Although the IOM “Sleep, supervision and safety” report provides a comprehensive review and discussion of all aspects of graduate medical education training, the report’s focal point is its recommendations regarding the hours that resident physicians are currently required to work. A considerable body of scientific evidence, much of it cited by the Institute of Medicine report, describes deteriorating performance in fatigued humans, as well as specific studies on resident physician fatigue and preventable medical errors.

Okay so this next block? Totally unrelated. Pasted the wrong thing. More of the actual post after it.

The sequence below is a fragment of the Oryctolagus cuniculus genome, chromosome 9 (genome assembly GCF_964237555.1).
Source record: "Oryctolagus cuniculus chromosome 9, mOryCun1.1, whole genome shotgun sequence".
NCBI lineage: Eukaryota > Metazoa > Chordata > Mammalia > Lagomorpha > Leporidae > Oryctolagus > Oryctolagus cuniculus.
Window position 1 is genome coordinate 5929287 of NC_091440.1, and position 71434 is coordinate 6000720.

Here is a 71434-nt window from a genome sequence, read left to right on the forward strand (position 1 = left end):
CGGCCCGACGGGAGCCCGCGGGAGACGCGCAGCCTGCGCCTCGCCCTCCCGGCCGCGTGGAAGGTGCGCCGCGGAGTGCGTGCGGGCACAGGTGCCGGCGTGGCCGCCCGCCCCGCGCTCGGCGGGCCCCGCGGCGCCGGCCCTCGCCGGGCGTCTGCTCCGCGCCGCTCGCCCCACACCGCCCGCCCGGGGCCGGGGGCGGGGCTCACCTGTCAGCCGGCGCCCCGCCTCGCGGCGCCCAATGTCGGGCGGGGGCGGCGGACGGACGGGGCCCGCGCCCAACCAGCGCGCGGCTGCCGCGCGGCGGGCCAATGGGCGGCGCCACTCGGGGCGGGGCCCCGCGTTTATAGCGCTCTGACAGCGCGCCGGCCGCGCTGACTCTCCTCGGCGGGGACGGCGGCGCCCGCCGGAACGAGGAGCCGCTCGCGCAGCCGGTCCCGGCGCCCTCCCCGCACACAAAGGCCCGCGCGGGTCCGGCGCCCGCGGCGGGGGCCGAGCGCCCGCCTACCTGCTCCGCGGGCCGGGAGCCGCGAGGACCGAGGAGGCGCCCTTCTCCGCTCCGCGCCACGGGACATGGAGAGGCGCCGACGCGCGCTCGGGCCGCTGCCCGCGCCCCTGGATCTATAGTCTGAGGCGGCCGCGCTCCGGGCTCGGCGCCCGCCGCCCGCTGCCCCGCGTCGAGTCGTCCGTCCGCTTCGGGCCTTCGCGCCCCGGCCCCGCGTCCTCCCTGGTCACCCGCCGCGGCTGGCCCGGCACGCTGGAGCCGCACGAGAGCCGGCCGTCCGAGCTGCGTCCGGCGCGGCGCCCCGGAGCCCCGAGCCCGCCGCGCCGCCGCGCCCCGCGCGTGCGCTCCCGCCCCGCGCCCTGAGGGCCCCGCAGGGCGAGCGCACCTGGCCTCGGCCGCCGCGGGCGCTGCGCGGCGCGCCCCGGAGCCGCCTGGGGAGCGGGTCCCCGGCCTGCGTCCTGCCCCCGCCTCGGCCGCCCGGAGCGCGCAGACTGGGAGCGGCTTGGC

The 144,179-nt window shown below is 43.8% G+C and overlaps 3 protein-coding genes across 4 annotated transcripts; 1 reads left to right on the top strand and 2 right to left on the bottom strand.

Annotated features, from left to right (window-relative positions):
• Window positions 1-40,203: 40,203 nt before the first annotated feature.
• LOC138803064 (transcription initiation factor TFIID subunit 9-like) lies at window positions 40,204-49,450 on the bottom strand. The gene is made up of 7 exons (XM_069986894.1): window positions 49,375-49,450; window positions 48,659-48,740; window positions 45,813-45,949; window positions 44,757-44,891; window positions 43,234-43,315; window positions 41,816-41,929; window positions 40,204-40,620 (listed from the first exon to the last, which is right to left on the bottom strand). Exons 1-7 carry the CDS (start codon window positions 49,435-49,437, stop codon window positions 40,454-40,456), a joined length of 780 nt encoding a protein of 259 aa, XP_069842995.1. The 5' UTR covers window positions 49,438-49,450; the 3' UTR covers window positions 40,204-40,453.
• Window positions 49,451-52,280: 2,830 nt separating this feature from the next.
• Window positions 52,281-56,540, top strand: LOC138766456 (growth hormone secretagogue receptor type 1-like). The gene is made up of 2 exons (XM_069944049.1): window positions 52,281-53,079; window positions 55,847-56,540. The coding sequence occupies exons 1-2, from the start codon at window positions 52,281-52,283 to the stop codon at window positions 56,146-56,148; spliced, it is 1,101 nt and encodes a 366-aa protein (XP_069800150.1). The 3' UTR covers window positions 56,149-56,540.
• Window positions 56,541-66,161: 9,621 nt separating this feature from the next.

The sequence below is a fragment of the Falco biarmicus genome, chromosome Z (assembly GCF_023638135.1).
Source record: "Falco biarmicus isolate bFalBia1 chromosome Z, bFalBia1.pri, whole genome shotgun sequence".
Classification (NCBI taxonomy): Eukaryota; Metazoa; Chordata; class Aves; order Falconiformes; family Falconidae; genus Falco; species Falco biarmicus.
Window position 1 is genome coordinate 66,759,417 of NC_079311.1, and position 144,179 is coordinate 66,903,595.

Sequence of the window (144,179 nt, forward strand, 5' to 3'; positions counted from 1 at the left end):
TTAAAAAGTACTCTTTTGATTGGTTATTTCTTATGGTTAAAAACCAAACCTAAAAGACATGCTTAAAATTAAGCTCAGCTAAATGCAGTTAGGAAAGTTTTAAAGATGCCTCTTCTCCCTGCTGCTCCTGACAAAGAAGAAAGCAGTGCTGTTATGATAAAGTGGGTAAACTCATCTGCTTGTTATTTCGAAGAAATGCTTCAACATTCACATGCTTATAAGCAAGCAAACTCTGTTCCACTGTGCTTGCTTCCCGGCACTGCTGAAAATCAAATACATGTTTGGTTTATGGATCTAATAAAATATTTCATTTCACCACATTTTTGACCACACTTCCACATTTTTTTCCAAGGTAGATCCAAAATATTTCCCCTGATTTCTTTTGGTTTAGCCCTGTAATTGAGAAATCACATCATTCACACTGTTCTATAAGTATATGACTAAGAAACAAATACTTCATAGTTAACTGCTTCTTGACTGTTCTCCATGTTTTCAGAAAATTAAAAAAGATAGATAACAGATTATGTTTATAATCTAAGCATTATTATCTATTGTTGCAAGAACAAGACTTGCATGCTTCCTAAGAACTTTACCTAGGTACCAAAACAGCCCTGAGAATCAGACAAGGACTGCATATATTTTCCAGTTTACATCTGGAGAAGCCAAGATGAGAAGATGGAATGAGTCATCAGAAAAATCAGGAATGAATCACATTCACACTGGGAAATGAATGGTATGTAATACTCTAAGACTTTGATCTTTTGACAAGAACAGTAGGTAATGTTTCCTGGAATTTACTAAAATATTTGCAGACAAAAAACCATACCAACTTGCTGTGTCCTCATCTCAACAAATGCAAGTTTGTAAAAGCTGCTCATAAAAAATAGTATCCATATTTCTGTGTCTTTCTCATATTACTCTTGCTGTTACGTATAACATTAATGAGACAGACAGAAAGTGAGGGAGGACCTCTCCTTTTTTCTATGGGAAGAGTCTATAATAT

The question before this conference was what work redesign and cultural changes are needed to reform work hours as recommended by the Institute of Medicine’s evidence-based report? Extensive scientific data demonstrate that shifts exceeding 12–16 hours without sleep are unsafe. Several principles should be followed in efforts to reduce consecutive hours below this level and achieve safer work schedules. The recommendations are: Limit resident physician work hours to 12–16 hour maximum shiftsA minimum of 10 hours off duty should be scheduled between shiftsResident physician input into work redesign should be actively solicitedSchedules should be designed that adhere to principles of sleep and circadian science; this includes careful consideration of the effects of multiple consecutive night shifts, and provision of adequate time off after night work, as specified in the IOM reportResident physicians should not be scheduled up to the maximum permissible limits; emergencies frequently occur that require resident physicians to stay longer than their scheduled shifts, and this should be anticipated in scheduling resident physicians’ work shiftsHospitals should anticipate the need for iterative improvement as new schedules are initiated; be prepared to learn from the initial phase-in, and change the plan as neededAs resident physician work hours are redesigned, attending physicians should also be considered; a potential consequence of resident physician work hour reduction and increased supervisory requirements may be an increase in work for attending physicians; this should be carefully monitored, and adjustments to attending physician work schedules made as needed to prevent unsafe work hours or working conditions for this group“Home call” should be brought under the overall limits of working hours; work load and hours should be monitored in each residency program to ensure that resident physicians and fellows on home call are getting sufficient sleepMedicare funding for graduate medical education in each hospital should be linked with adherence to the Institute of Medicine limits on resident physician work hours